• Cultures are represented (1) internally (i.e., values, beliefs, attitudes, axioms, orientations, epistemologies, consciousness levels, perceptions, expectations, personhood, identities) and (2) externally (i.e., artifacts, roles, institutions, social structures);
    • Cultural milieus can be (3) transitory (i.e. situational, even for a few minutes); (4) relatively enduring (i.e., ethno-cultural life-styles, world views); and are, in all instances, (5) dynamic (i.e., subject to change and modification as a function of individual, collective, and environmental responses);
    • Cultures (6) shape and construct our realities (i.e., they contribute to our world views, perceptions, orientations), including ideas, morals, and preferences.
    • Cultures pursue and achieve intentions and purposes via (7) both specific and integrated sensory input processes and patterns (e.g., sensory types and patterns) yielding situational and accumulated experiences.
    • In constructing shared and individual realities, (8) experiences are coded verbally, linguistically, imagistically, proprioceptively, and viscerally. Coding shapes individual and group differences by influencing ways-of-knowing (i.e., epistemology), views of human nature and being (ontologies), and behavior practices and displays (praxiology).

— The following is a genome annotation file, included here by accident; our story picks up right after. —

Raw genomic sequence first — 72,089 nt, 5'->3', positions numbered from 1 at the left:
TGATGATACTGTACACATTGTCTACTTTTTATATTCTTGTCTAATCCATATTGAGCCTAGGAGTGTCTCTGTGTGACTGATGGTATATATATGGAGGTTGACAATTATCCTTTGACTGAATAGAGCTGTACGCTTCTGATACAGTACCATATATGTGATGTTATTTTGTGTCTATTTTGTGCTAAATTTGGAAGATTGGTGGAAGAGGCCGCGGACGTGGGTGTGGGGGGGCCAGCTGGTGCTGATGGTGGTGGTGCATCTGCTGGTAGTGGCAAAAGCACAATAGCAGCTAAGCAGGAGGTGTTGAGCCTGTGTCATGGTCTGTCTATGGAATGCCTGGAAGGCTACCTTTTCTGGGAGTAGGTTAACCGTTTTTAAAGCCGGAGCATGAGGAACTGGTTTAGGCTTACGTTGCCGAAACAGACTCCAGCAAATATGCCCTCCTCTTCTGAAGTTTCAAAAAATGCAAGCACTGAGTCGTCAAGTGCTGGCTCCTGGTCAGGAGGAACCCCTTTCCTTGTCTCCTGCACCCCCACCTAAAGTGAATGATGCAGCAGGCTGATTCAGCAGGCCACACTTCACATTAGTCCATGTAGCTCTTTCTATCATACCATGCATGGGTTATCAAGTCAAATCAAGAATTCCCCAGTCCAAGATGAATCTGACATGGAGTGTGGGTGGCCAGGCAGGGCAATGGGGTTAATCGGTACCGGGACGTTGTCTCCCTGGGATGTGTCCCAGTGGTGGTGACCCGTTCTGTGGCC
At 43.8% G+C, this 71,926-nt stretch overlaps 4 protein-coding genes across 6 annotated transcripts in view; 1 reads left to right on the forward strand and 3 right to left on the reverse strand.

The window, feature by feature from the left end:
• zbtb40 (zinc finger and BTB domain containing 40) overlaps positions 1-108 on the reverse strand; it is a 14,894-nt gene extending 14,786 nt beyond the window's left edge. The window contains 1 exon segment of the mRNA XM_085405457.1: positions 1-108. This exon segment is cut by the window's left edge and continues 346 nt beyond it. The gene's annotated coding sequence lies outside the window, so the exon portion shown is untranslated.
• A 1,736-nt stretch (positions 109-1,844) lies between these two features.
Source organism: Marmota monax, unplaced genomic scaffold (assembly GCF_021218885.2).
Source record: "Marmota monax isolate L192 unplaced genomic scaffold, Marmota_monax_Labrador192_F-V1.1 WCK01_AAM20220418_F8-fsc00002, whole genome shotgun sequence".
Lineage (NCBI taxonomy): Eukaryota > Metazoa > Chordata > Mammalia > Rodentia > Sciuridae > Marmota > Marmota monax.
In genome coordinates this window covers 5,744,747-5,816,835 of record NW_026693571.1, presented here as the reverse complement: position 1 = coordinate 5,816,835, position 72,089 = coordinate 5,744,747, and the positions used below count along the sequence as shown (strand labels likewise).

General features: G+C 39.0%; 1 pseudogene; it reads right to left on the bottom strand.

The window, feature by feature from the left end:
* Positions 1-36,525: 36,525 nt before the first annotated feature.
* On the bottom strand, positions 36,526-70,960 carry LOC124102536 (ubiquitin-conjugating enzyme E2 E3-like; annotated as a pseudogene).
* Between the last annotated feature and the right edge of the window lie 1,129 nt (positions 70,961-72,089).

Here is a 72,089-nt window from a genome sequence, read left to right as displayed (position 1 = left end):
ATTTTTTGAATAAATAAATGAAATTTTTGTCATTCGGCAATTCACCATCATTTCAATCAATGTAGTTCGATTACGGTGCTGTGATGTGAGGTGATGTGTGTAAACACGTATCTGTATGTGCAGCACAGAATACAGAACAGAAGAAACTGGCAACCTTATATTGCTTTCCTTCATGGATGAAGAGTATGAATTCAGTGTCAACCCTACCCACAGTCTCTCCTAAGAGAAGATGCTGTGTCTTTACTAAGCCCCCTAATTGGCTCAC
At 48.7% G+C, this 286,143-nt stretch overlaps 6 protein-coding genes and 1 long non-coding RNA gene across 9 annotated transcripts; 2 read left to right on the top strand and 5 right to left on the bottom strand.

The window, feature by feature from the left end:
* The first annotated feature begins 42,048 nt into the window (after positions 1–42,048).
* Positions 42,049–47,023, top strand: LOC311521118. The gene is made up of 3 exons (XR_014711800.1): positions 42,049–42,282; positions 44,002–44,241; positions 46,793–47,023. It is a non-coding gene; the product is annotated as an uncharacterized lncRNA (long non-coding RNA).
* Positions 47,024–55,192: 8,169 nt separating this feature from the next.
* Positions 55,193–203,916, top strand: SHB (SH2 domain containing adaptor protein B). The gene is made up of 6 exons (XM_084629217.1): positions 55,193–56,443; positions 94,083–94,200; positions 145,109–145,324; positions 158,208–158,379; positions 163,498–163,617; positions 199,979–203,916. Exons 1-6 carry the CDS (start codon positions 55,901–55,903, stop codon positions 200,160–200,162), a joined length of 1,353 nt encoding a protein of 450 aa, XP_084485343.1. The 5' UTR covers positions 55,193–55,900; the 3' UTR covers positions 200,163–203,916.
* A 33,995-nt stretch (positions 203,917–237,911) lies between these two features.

• Group differences in the nature of “being” in the world can be perceived as (9) variations associated with national and societal “cultures” (e.g., Japanese, Chinese, Indian, German; Latino, European, American, Indigenous).
  1. Cultural Change and Destruction

Culturally constructed realities resist imposed change; they do not yield well to contestations. Although adjustments can and do occur,    consequences have often been associated with pernicious outcomes including the following:

  • cultural confusion,
  • cultural destruction,
  • cultural dislocation,
  • cultural collapse,
  • cultural abuse,
  • cultural decline,
  • cultural eradication,
  • cultural extinction

Culture as Term, Concept, Construct

Culture is a concept and construct.  It is a word and terms. It joins thousands of other concepts among social, psychological, and behavioral disciplines, and is essential foundation for “culture” disciplines and professions.  Debate regarding the power of “words” is not new. Sir Francis Bacon (1561-1626) wrote: